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People’s Republic of Congo is setting for Alain Mabanckou’s lively and chilling novel

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Issue 2697
The Death of Comrade President by Alain Mabanckou

The Death of Comrade President by Alain Mabanckou

Set in the People’s Republic of Congo in 1977, The Death of Comrade President by Alain Mabanckou novel is based on real events.

Young Michel lives with Maman Pauline and Papa Roger in a small house in the city of Point-Noire.

His world explodes when the country’s head, Comrade President Marien Ngouabi, is murdered and the army begins a purge of those linked to the slain leader.

Mabanckou, who was born in Point-Noire, has written a series of celebrated novels.

This one focuses on a prominent thread in his work—colonialism, the hopes and disappointments of independence, and the continuing influence of former imperial powers.

Michel and Papa Roger don’t expect to find the truth from the local radio so they tune in to Voice of America. This reveals the machinations of the French regime, but studiously avoids any mention of the new power on the block—the US.

Michel is very aware of the “black capitalists” who “carefully count the number of mouths to be fed” if you turn up at their house unannounced.

He knows that as he surveys Africa it seems that “misery always hides behind the door marked ‘joy’”—and that it’s best not to expect too much good in the world.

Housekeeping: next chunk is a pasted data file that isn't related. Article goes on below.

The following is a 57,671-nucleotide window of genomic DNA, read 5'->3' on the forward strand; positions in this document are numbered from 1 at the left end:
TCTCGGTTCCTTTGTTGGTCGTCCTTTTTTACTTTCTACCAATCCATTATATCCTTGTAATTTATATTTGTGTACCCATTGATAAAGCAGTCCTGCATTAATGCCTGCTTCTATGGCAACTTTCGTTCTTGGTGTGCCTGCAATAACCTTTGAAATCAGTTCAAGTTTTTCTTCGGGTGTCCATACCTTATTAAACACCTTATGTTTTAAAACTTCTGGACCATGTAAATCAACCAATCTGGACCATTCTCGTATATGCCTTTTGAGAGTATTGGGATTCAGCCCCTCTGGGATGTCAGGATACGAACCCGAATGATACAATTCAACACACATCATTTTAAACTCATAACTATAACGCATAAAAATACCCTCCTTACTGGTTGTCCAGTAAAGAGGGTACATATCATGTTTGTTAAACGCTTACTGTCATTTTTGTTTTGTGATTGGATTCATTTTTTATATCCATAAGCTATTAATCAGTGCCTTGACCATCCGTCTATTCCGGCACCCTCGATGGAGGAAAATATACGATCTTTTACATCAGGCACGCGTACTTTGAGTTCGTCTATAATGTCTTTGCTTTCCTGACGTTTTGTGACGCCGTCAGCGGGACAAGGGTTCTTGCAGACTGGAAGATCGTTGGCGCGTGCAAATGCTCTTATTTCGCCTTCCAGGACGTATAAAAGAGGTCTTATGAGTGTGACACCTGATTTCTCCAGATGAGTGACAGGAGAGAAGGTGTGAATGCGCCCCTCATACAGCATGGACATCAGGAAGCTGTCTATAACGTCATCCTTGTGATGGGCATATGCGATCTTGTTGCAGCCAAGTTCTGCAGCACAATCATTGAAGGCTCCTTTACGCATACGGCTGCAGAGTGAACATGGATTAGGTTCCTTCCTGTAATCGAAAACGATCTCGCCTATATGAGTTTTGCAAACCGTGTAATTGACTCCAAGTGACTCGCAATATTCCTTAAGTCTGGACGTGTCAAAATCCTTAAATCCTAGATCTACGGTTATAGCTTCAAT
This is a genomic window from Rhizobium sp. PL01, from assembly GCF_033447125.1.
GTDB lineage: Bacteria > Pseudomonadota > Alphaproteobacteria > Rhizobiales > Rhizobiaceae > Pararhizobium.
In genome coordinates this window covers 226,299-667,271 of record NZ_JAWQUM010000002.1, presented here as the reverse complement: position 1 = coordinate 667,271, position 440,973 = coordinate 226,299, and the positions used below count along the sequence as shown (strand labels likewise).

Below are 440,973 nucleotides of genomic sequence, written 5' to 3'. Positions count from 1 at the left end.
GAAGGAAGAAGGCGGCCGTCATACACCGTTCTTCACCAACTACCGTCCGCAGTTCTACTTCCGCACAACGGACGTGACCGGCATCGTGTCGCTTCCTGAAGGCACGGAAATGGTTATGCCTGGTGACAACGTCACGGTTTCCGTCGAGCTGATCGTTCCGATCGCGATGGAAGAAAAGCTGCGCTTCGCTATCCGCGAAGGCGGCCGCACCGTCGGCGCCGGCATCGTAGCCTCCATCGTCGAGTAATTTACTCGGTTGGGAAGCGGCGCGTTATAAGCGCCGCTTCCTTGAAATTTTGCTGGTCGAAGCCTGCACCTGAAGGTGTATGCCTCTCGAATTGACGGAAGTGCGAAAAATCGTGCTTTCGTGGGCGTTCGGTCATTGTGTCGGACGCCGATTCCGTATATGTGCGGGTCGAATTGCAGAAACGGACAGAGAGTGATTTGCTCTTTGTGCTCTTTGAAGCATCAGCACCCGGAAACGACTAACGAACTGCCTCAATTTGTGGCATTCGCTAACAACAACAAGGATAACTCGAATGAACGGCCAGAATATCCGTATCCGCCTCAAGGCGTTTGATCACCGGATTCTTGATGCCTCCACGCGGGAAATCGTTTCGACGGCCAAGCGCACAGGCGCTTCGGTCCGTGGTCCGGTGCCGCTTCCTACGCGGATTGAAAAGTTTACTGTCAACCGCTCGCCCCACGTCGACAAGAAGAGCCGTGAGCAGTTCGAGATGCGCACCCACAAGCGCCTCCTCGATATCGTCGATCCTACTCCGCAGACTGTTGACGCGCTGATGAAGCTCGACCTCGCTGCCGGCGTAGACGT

The book acts as a history lesson about the experience of several central African regimes.

But it also remains a story of believable individuals who are caught up in the sweep of events beyond their control.

Some react appallingly and selfishly, others discover new reserves of resistance and courage.

In the closing scenes Michel must choose between telling the truth or lying in order to protect his mother’s life.

It is a novel that is at times comic, at times chilling—and well worth reading.

The death of comrade president by Alain Mabanckou. Serpent’s Tail, £14.99

Terraza Firme III by Abel Rodriguez
Terraza Firme III by Abel Rodriguez

Abel Rodriguez

The Baltic modern art gallery in Gateshead is “closed physically, open digitally”.

A new exhibition, now available on the gallery’s website, showcases paintings by indigenous Colombian artist Abel Rodriguez. It includes new work created specifically for the exhibition.

Rodriguez’s work is grounded in his ancestral knowledge of the indigenous plants of the region.

In the 1990s, armed conflict and the exploitation of natural resources in the rainforest displaced Rodriguez and his family. They moved to Bogota, the country’s capital.

As a way to preserve his knowledge and memory of his region, Rodriguez creates detailed paintings and drawings.

They depict the ecosystem of the rainforest in the Nonuya region with intricate details of the flora and fauna.

Rodriguez’s precise, botanical illustrations are drawn from memory and knowledge acquired by oral transmission.

His studies teach us the natural cycle of the rainforest and its inhabitants, plants, animals, humans and other beings.

In his series Ciclo de la chagra (Cycle of the agricultural plots) he details the plants cultivated by the Muinane indigenous people of Colombia.

This series is an important document that presents agricultural and symbolic knowledge.

It includes the rotation of crops, how the crops are grouped and placed within plots of cultivated land and which animals eat the fruits or leaves.

Since 2008, Rodriguez’s works started to be acknowledged for their artistic value and featured in exhibitions.

This online exhibition includes a slideshow tour of the exhibition, and the film ABEL, by Fernando Arias.

Baltic Centre for Contemporary Art. Free online atbaltic.artwhile gallery is closed due to coronavirus

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